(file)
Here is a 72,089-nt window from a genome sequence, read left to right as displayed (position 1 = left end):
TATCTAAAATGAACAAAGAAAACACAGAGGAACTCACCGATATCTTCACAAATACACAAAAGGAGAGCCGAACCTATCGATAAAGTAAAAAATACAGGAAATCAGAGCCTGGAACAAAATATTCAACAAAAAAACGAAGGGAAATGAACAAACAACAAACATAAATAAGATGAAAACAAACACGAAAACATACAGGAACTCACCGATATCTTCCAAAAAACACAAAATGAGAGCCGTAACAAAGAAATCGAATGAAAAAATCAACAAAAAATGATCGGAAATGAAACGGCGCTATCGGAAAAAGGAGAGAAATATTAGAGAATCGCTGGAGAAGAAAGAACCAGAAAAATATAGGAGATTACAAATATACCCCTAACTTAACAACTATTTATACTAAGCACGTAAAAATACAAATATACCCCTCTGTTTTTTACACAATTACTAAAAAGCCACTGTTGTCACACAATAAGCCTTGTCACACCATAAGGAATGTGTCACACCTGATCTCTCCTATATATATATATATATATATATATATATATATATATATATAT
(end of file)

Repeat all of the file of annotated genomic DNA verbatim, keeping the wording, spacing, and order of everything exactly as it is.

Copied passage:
Here is a 72,089-nt window from a genome sequence, read left to right as displayed (position 1 = left end):
TATCTAAAATGAACAAAGAAAACACAGAGGAACTCACCGATATCTTCACAAATACACAAAAGGAGAGCCGAACCTATCGATAAAGTAAAAAATACAGGAAATCAGAGCCTGGAACAAAATATTCAACAAAAAAACGAAGGGAAATGAACAAACAACAAACATAAATAAGATGAAAACAAACACGAAAACATACAGGAACTCACCGATATCTTCCAAAAAACACAAAATGAGAGCCGTAACAAAGAAATCGAATGAAAAAATCAACAAAAAATGATCGGAAATGAAACGGCGCTATCGGAAAAAGGAGAGAAATATTAGAGAATCGCTGGAGAAGAAAGAACCAGAAAAATATAGGAGATTACAAATATACCCCTAACTTAACAACTATTTATACTAAGCACGTAAAAATACAAATATACCCCTCTGTTTTTTACACAATTACTAAAAAGCCACTGTTGTCACACAATAAGCCTTGTCACACCATAAGGAATGTGTCACACCTGATCTCTCCTATATATATATATATATATATATATATATATATATATATATAT